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Yakima Bans Pot Stores,Then Seeks Share of State Pot Money – Hypocritical Or Not?

Yakima seeking part of pot money revenue
(Townsquare media image- KIT AM radio)

Critics say the city council is being hypocritical by banning pot stores, but asking for it’s share of state pot revenue.   Others say money needed to help prosecute marijuana DUI cases and related crime.   Who’s right?

In a case that’s attracted a lot of attention, even on the West Side,   the City of Yakima formally banned pot stores within it’s city limits back in January.    WA State Attorney General Bob Ferguson recently offered an opinion (not a binding ruling) saying he believed the language of I-502 allowed cities and counties to enact their own bans on pot stores within their boundaries. The ACLU, who helped write I-502, has threatened legal action.

Most Southeast and some Central Washington counties opposed the legalization of recreational pot by a wide margin, including Benton and Franklin Counties.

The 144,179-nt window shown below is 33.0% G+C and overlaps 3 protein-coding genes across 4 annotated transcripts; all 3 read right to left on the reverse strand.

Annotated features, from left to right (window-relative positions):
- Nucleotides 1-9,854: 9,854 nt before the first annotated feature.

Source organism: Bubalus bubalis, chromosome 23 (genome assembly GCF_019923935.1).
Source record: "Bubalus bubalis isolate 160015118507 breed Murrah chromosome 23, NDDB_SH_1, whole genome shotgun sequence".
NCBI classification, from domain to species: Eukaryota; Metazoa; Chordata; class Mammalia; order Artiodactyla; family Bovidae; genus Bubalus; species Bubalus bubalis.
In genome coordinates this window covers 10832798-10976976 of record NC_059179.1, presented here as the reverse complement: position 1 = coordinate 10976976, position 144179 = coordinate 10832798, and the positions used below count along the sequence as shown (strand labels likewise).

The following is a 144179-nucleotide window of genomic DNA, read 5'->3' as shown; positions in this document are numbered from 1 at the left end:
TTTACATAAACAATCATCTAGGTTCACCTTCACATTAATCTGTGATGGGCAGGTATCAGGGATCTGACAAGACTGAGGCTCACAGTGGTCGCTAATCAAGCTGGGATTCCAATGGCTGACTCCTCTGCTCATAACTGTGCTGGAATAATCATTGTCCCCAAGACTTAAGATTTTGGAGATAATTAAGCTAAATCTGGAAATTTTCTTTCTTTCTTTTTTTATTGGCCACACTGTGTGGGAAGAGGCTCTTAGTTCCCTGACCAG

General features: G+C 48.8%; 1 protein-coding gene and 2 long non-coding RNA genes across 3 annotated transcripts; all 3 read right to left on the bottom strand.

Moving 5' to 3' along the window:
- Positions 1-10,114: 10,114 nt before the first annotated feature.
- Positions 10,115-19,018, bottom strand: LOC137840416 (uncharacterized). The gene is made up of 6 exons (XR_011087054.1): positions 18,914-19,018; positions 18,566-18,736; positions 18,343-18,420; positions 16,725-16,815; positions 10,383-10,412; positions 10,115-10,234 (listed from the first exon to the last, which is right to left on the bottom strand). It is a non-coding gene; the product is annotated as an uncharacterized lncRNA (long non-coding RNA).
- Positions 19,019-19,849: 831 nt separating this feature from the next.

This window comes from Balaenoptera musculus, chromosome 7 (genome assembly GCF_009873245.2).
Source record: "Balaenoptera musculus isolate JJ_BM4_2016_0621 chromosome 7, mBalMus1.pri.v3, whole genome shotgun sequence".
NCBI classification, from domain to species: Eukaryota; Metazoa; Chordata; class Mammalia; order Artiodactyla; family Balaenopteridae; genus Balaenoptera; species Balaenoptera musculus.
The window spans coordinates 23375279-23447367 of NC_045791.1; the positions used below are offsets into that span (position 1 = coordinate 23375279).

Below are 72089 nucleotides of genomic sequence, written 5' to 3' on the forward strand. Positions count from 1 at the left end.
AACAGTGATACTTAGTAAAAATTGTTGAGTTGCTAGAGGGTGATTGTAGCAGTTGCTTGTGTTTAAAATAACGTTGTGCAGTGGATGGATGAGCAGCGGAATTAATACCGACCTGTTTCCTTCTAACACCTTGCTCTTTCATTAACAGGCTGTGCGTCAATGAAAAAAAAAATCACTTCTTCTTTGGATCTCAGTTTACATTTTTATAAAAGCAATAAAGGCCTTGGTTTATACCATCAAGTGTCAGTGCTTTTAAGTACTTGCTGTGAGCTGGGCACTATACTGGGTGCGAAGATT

However, Yakima has joined a letter sent to the state by the Association of Washington Cities, seeking a portion of the tax revenue generated by pot sales in the cities and counties where no such bans are in place.  Dozens of cities on the West side are already prepared for the pot stores. According to the Yakima Herald-Republic:

‘Yakima police Chief Dominic Rizzi said marijuana-related traffic offenses take officers more time because they require blood draws. Rizzi said it would be unfair for the state to not share the available revenue with all localities because marijuana-related offenses will increase across the state.

“It’s an unfunded mandate that has funding,” Rizzi said.

The city had no specific estimate of how much crime might increase with legal recreational marijuana. There were 360 DUI cases in Yakima in 2013, 72 of which involved blood draws that found 37 individuals under the influence of marijuana and eight under both marijuana and alcohol.”

ACLU’s Criminal Justice Director Alison Holcomb, who helped write the bill that passed, said it is hypocritical for cities who passed pot bans to then ask for revenue generated from pot stores.

Councilman Dave Ettl said:  “I am prepared to defend cries of hypocrisy from now until whenever.”

As of this writing,  Newstalk 870 was unable to find information or confirmation if any other Washington city with a pot store ban is seeking a share of the marijuana store revenue.


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